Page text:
E063 - Squirrel vs Neighbor

boundaries fawn self-regulation Mar 25, 2024

Picture this: a tranquil morning on Toronto Island, the sun lazily peeking through the windows, casting a soft glow upon the scene. Our protagonist (me), nestled comfortably on the couch, observing the island's morning rituals unfold. 

Suddenly my neighbor, clad in a white dressing gown with hair to match, bursts out of his home, broom in hand. With bulging eyes, he launches the broom at a squirrel dangling upside down on his bird feeder, indulging in a morning snack… 

He missed. His rage spent, he turned and looked around him as the red mist dissipated. A sheepish look came over his face when he spied me through the window, watching this all unfold from my couch.

And before I knew it, I’d popped outside to reassure him. I told him of my father’s ongoing feud with the squirrels that had emptied the bird feeder when I was a child. While my dad had admired the tenacity and problem-solving ability of these “rodents with great PR” (as he called them), he remained committed to the cause, greasing the cable down to the feeder and even trying a greased bungy cable to prevent their raids on the bird food. 

But I digress.

Me popping out to reassure said neighbor that my dad had a similar ongoing ‘debate’ with the local squirrel population was a conditioned ‘fawn response.’ I was taking care of my neighbor’s feelings, seeking to soothe discomfort (his and my own).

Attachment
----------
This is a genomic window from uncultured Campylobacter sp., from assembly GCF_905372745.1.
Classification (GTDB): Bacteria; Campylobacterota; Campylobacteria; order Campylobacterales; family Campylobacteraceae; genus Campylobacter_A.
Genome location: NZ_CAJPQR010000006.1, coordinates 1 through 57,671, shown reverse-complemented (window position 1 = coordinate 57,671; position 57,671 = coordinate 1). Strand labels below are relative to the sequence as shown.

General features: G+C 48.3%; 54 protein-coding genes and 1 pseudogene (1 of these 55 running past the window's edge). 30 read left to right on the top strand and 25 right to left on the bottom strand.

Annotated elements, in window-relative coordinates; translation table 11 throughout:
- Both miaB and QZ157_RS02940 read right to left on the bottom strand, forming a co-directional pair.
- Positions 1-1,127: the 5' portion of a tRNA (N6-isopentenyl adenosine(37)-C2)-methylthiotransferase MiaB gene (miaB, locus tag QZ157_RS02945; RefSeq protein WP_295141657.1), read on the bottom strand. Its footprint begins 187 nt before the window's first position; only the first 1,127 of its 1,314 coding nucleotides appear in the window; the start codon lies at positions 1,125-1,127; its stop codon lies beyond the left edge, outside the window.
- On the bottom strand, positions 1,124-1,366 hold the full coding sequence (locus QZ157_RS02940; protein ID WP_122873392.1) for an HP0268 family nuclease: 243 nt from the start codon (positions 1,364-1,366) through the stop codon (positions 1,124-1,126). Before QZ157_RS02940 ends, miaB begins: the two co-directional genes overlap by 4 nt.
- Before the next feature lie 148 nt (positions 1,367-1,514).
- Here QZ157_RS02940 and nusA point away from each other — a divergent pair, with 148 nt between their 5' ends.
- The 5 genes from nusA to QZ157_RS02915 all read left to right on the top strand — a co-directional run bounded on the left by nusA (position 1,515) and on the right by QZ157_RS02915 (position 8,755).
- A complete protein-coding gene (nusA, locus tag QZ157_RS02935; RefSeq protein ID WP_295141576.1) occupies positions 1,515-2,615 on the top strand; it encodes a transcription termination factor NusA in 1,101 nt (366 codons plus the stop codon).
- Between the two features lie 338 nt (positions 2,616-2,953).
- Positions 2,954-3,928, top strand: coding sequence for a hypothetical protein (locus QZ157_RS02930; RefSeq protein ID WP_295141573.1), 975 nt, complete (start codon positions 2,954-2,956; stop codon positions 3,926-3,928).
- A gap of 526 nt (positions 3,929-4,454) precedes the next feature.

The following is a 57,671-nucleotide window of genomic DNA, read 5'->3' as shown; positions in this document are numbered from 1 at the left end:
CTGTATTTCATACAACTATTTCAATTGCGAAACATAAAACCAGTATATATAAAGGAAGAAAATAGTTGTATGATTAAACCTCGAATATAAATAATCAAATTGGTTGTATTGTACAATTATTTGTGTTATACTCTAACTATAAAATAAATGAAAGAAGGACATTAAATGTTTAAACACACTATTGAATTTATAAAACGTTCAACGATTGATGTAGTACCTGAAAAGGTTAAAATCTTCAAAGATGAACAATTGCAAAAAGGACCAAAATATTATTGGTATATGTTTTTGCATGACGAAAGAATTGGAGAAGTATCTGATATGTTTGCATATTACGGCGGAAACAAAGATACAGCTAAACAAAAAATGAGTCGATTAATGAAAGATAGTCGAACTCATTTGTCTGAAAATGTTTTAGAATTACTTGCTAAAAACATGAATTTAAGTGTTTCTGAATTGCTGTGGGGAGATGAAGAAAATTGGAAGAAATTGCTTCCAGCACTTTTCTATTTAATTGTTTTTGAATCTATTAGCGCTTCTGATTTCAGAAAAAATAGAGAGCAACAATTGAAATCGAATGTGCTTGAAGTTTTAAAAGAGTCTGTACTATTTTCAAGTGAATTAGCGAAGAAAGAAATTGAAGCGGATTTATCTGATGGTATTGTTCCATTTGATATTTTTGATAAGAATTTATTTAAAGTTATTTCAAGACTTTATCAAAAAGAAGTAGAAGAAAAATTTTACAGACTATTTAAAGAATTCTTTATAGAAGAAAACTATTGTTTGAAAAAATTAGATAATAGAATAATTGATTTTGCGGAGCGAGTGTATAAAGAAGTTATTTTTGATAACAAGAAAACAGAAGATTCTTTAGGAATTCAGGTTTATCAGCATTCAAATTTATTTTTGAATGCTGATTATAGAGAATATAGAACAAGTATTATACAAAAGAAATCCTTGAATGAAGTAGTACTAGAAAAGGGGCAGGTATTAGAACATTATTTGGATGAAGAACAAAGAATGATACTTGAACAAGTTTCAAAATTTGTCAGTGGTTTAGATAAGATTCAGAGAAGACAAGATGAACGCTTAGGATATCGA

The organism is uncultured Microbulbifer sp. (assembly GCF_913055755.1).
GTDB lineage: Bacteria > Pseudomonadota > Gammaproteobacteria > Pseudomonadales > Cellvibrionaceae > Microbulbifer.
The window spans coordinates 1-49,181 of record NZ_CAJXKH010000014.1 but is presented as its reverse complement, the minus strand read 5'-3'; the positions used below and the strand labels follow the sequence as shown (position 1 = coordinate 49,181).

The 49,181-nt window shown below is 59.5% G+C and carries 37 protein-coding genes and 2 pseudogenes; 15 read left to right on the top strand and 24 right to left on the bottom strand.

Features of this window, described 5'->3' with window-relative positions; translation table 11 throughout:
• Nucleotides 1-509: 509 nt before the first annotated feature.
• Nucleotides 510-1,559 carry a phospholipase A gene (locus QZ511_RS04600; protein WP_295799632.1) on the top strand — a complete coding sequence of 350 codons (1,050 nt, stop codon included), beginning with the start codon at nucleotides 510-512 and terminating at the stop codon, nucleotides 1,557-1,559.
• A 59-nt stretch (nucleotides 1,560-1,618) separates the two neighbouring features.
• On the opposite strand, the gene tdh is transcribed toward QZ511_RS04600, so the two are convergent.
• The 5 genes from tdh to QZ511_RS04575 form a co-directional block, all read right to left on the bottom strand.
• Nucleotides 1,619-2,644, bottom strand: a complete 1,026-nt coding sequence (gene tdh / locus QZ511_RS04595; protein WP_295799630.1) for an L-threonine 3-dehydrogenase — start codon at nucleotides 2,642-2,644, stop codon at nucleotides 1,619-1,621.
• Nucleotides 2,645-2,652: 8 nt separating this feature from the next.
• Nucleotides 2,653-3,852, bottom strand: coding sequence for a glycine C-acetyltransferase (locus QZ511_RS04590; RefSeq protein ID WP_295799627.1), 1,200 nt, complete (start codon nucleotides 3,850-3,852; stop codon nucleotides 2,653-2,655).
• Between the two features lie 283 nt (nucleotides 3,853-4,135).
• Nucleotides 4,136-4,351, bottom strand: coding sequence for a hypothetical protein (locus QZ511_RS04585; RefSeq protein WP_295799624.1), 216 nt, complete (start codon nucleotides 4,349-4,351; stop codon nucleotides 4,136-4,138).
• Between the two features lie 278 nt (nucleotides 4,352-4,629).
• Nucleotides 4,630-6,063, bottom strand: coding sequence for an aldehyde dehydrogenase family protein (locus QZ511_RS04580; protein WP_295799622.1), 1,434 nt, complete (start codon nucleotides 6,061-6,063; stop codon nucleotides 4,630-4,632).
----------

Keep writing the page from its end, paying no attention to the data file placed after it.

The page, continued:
This is a relatively harmless version of the fawn response, but this response has had some catastrophic effects in my life too. As Peter Walker writes in Complex PTSD: From Surviving to Thriving, “Fawn types seek safety by merging with the wishes, needs, and demands of others. They act as if they believe that the price of admission to any relationship is the forfeiture of all their needs, rights, preferences, and boundaries.”

This can take many forms. Walker describes one of the ways I learned to fawn: “Some codependent children adapt by becoming entertaining. Accordingly, the child learns to be the court jester and is unofficially put in charge of keeping his parent happy.”

And so I'm curious. Do you have a tend-and-befriend or fawn response, where you take care of the emotions of others instinctively? The real kicker is that this kind of ‘trying to reduce friction’ is really an ‘I’m in danger and how can I make this safe for me’ kind of reaction. 

I shot a video about the fawn response. It’s still relevant, even if my hairstyle is not.

If you’re a fawner but long to be more of an outspoken squirrel defender, mail me with ‘squirrel’ as your subject line and let me know!